EU firms feel optimistic

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EU firms feel optimistic

Most European companies operating in Korea said they plan to expand their operations after revenues increased last year and out of optimism about growth, according to the European Chamber of Commerce in Korea (ECCK).

But European companies were concerned about rising labor costs and the slowdown in both Korea’s economy and the global economy.

The ECCK and consulting firm Roland Berger surveyed a total of 139 CEOs of European companies in December and released the results on Tuesday. Companies that plan to expand their business in Korea increased to 57 percent last year from 49 percent in 2014.

Some 75 percent of the companies in expansion mode said they would focus on organic growth while 11 percent said they were pursuing partnerships with local partners.

A full 73.2 percent said the most significant business challenge was economic growth in Korea. That was followed by global economy growth, local currency volatility and rising labor costs.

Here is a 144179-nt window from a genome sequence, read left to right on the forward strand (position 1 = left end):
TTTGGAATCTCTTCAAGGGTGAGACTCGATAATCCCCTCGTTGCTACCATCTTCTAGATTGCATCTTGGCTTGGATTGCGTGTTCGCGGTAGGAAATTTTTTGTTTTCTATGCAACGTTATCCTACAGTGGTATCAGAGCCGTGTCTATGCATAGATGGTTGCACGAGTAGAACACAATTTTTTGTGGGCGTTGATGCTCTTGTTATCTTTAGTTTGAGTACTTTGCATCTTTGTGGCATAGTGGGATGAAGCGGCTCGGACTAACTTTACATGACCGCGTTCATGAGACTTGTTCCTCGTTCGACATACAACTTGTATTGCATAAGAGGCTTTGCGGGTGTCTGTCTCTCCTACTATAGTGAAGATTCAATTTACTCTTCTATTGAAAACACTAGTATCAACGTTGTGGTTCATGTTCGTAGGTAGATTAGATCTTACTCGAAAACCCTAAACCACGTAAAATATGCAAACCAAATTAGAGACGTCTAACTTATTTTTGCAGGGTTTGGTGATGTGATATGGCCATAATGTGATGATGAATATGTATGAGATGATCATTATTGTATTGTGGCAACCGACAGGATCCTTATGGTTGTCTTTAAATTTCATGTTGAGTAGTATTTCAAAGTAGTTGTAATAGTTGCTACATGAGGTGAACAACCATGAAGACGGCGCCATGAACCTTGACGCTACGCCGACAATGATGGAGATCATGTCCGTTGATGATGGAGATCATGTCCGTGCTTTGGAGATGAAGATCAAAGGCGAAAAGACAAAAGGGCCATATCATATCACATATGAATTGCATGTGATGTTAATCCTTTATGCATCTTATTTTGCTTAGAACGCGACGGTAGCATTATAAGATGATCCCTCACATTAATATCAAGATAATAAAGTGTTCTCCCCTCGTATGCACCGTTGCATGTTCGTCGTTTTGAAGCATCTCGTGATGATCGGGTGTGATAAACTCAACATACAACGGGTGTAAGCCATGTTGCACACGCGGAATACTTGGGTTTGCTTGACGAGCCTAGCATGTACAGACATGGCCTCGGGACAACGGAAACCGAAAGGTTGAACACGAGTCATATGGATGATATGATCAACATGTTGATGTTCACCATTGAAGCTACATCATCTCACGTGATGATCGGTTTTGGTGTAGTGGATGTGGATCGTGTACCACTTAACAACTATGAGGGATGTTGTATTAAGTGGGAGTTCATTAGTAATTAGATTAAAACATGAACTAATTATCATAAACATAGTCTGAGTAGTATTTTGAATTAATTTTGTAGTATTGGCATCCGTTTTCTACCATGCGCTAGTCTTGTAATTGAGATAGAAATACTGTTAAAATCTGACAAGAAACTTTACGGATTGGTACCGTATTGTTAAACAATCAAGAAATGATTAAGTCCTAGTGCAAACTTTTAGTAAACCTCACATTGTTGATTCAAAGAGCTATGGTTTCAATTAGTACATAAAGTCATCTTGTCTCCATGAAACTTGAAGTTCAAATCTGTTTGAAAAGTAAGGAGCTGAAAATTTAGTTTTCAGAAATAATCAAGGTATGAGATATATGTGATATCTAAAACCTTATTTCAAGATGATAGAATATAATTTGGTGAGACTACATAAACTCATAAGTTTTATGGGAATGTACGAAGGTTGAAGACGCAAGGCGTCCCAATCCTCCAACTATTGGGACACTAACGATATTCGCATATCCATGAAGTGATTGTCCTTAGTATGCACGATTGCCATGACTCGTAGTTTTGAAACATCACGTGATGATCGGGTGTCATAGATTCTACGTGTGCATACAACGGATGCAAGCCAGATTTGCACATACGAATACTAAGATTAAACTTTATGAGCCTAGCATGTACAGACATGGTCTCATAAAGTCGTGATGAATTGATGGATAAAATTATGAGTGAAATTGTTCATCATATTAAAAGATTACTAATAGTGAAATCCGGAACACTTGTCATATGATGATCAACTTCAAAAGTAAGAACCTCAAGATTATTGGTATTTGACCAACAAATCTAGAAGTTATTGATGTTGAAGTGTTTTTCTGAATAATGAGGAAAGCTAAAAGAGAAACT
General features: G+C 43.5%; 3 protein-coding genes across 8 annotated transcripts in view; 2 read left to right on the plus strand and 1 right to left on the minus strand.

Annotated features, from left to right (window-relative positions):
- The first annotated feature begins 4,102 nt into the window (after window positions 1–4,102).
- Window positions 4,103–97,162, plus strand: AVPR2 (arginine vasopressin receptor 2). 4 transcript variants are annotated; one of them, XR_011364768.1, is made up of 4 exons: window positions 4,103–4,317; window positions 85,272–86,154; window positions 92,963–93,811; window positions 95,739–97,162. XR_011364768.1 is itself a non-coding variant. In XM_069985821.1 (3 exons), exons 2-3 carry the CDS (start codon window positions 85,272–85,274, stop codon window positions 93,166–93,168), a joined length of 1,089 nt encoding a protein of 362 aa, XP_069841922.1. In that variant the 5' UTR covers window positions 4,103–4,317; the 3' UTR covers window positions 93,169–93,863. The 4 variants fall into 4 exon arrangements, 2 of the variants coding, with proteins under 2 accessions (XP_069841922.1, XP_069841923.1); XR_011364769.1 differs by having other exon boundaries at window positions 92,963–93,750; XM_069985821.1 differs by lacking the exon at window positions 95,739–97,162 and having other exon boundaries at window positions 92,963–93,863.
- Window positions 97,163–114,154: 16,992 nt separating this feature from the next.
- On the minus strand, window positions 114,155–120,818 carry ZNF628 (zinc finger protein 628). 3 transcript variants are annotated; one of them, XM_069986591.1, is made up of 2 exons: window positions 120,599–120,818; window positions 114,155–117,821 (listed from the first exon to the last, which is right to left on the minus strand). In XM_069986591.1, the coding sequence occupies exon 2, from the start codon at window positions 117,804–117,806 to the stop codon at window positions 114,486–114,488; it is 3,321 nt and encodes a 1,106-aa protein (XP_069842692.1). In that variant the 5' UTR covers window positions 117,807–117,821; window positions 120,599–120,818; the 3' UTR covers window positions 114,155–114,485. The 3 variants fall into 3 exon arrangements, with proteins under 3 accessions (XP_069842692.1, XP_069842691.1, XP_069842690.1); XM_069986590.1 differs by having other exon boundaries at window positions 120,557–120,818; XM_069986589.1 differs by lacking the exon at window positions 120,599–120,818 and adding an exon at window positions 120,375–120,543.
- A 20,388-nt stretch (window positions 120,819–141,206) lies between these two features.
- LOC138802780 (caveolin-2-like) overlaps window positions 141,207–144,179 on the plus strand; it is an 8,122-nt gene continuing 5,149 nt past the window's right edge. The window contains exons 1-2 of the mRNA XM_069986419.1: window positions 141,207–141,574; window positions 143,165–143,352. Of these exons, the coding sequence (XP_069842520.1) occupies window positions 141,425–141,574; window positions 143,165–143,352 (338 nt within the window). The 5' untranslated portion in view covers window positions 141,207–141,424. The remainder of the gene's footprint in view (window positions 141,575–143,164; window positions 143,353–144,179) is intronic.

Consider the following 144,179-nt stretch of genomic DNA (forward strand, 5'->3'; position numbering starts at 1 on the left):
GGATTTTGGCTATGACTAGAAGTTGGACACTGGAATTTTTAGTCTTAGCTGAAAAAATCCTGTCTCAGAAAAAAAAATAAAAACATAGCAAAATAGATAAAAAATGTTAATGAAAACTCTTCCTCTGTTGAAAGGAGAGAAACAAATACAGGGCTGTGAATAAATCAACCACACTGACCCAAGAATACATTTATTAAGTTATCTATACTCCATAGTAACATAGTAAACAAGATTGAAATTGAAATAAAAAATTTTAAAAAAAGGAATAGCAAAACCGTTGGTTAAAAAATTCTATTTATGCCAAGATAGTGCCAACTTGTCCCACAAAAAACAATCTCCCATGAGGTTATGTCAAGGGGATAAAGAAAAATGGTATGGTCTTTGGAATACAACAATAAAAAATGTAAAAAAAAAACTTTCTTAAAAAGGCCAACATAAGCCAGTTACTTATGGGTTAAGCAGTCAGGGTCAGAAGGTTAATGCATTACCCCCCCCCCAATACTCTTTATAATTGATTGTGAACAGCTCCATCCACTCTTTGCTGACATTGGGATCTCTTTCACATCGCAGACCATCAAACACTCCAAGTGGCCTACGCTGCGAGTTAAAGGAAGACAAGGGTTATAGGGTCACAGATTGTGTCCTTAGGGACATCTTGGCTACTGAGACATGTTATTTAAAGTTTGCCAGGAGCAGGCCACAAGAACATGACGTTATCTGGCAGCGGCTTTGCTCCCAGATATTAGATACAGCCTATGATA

Some 44.6 percent of respondents viewed growth potential optimistically for at least two years. On the other hand, 44.1 percent said Korea’s high labor costs will be their biggest concern in the next two years.

The survey found that many companies face difficulties with changes in government regulations.

“If the product costs more than 2 million won ($1,660), the special consumption tax for luxury items is levied, and the Korean government raised it to 5 million won last year and then lowered the ceiling again to 2 million won in the same year,” said Christoph Heider, Secretary General of the ECCK, at a press conference held in central Seoul on Tuesday. “Companies need to have a reliable environment.”

The government raised the ceiling to boost consumption, but lowered it again when it didn’t have much effect on the economy.

Representatives of a number of European countries’ chambers of commerce and business associations in Korea attended Tuesday’s meeting. Many agreed that North Korean risk factors do not affect them much.

Meanwhile, 68.3 percent of the companies surveyed have been operating more than 10 years in Korea and 4.3 percent entered the Korean market in the past two years.

57.9 percent of respondents saw their revenue increase last year, which rose from 49.5 percent in 2014. Additionally, 90.4 percent consider Korea an important place in their global strategy.


BY KIM YOUNG-NAM [kim.youngnam@joongang.co.kr]





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